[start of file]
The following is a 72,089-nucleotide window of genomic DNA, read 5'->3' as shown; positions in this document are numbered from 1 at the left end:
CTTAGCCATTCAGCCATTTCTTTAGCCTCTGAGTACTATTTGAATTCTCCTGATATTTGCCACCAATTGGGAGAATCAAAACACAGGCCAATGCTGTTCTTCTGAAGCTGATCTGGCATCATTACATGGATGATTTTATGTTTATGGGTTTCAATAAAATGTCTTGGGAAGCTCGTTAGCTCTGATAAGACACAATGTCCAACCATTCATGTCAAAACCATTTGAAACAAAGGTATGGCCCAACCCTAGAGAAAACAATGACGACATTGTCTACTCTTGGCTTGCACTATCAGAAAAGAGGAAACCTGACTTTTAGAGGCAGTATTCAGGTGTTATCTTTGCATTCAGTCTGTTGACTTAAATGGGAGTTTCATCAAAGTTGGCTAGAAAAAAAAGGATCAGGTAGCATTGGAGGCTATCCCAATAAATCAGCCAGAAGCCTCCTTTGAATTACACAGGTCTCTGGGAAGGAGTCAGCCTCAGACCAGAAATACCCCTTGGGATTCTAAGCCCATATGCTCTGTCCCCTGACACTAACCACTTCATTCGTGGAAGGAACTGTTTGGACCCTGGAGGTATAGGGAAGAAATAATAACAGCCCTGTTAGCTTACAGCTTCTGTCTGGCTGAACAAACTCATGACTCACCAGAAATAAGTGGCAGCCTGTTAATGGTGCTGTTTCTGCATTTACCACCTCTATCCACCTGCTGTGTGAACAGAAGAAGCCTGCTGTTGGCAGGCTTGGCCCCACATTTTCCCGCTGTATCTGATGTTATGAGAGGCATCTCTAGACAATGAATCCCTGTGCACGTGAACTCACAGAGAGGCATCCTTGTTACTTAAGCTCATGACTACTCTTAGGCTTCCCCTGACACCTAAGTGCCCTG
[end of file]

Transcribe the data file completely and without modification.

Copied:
The following is a 72,089-nucleotide window of genomic DNA, read 5'->3' as shown; positions in this document are numbered from 1 at the left end:
CTTAGCCATTCAGCCATTTCTTTAGCCTCTGAGTACTATTTGAATTCTCCTGATATTTGCCACCAATTGGGAGAATCAAAACACAGGCCAATGCTGTTCTTCTGAAGCTGATCTGGCATCATTACATGGATGATTTTATGTTTATGGGTTTCAATAAAATGTCTTGGGAAGCTCGTTAGCTCTGATAAGACACAATGTCCAACCATTCATGTCAAAACCATTTGAAACAAAGGTATGGCCCAACCCTAGAGAAAACAATGACGACATTGTCTACTCTTGGCTTGCACTATCAGAAAAGAGGAAACCTGACTTTTAGAGGCAGTATTCAGGTGTTATCTTTGCATTCAGTCTGTTGACTTAAATGGGAGTTTCATCAAAGTTGGCTAGAAAAAAAAGGATCAGGTAGCATTGGAGGCTATCCCAATAAATCAGCCAGAAGCCTCCTTTGAATTACACAGGTCTCTGGGAAGGAGTCAGCCTCAGACCAGAAATACCCCTTGGGATTCTAAGCCCATATGCTCTGTCCCCTGACACTAACCACTTCATTCGTGGAAGGAACTGTTTGGACCCTGGAGGTATAGGGAAGAAATAATAACAGCCCTGTTAGCTTACAGCTTCTGTCTGGCTGAACAAACTCATGACTCACCAGAAATAAGTGGCAGCCTGTTAATGGTGCTGTTTCTGCATTTACCACCTCTATCCACCTGCTGTGTGAACAGAAGAAGCCTGCTGTTGGCAGGCTTGGCCCCACATTTTCCCGCTGTATCTGATGTTATGAGAGGCATCTCTAGACAATGAATCCCTGTGCACGTGAACTCACAGAGAGGCATCCTTGTTACTTAAGCTCATGACTACTCTTAGGCTTCCCCTGACACCTAAGTGCCCTG